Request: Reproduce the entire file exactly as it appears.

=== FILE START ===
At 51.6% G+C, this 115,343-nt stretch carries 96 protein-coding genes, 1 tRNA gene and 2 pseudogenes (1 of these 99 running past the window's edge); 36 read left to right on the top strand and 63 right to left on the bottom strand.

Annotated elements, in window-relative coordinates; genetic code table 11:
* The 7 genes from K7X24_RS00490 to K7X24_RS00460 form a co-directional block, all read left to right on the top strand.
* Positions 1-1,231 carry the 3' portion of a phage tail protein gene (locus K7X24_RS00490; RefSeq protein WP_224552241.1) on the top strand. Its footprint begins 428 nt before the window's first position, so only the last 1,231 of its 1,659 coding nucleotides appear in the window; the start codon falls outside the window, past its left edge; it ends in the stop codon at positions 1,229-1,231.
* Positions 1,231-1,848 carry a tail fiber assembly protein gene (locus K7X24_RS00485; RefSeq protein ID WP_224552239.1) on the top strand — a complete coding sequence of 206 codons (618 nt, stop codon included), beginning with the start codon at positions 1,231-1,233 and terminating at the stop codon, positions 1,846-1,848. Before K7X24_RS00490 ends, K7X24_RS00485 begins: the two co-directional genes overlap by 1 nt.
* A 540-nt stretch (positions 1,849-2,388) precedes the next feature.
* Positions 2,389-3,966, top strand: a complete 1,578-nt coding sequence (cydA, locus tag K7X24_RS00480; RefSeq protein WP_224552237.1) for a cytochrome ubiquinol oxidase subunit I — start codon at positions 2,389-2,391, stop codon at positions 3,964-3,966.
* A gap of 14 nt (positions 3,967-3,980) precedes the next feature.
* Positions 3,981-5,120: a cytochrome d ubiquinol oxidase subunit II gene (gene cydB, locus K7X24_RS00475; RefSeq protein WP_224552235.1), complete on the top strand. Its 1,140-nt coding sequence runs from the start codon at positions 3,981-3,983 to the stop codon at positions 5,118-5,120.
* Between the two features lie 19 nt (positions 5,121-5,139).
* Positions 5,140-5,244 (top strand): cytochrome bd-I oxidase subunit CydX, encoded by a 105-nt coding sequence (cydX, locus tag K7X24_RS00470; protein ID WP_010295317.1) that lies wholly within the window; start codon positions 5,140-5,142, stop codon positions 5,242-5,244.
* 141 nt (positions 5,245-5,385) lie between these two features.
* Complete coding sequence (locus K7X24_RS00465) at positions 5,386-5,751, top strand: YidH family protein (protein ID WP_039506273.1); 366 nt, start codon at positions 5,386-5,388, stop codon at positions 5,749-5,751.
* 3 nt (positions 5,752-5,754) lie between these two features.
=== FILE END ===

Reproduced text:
At 51.6% G+C, this 115,343-nt stretch carries 96 protein-coding genes, 1 tRNA gene and 2 pseudogenes (1 of these 99 running past the window's edge); 36 read left to right on the top strand and 63 right to left on the bottom strand.

Annotated elements, in window-relative coordinates; genetic code table 11:
* The 7 genes from K7X24_RS00490 to K7X24_RS00460 form a co-directional block, all read left to right on the top strand.
* Positions 1-1,231 carry the 3' portion of a phage tail protein gene (locus K7X24_RS00490; RefSeq protein WP_224552241.1) on the top strand. Its footprint begins 428 nt before the window's first position, so only the last 1,231 of its 1,659 coding nucleotides appear in the window; the start codon falls outside the window, past its left edge; it ends in the stop codon at positions 1,229-1,231.
* Positions 1,231-1,848 carry a tail fiber assembly protein gene (locus K7X24_RS00485; RefSeq protein ID WP_224552239.1) on the top strand — a complete coding sequence of 206 codons (618 nt, stop codon included), beginning with the start codon at positions 1,231-1,233 and terminating at the stop codon, positions 1,846-1,848. Before K7X24_RS00490 ends, K7X24_RS00485 begins: the two co-directional genes overlap by 1 nt.
* A 540-nt stretch (positions 1,849-2,388) precedes the next feature.
* Positions 2,389-3,966, top strand: a complete 1,578-nt coding sequence (cydA, locus tag K7X24_RS00480; RefSeq protein WP_224552237.1) for a cytochrome ubiquinol oxidase subunit I — start codon at positions 2,389-2,391, stop codon at positions 3,964-3,966.
* A gap of 14 nt (positions 3,967-3,980) precedes the next feature.
* Positions 3,981-5,120: a cytochrome d ubiquinol oxidase subunit II gene (gene cydB, locus K7X24_RS00475; RefSeq protein WP_224552235.1), complete on the top strand. Its 1,140-nt coding sequence runs from the start codon at positions 3,981-3,983 to the stop codon at positions 5,118-5,120.
* Between the two features lie 19 nt (positions 5,121-5,139).
* Positions 5,140-5,244 (top strand): cytochrome bd-I oxidase subunit CydX, encoded by a 105-nt coding sequence (cydX, locus tag K7X24_RS00470; protein ID WP_010295317.1) that lies wholly within the window; start codon positions 5,140-5,142, stop codon positions 5,242-5,244.
* 141 nt (positions 5,245-5,385) lie between these two features.
* Complete coding sequence (locus K7X24_RS00465) at positions 5,386-5,751, top strand: YidH family protein (protein ID WP_039506273.1); 366 nt, start codon at positions 5,386-5,388, stop codon at positions 5,749-5,751.
* 3 nt (positions 5,752-5,754) lie between these two features.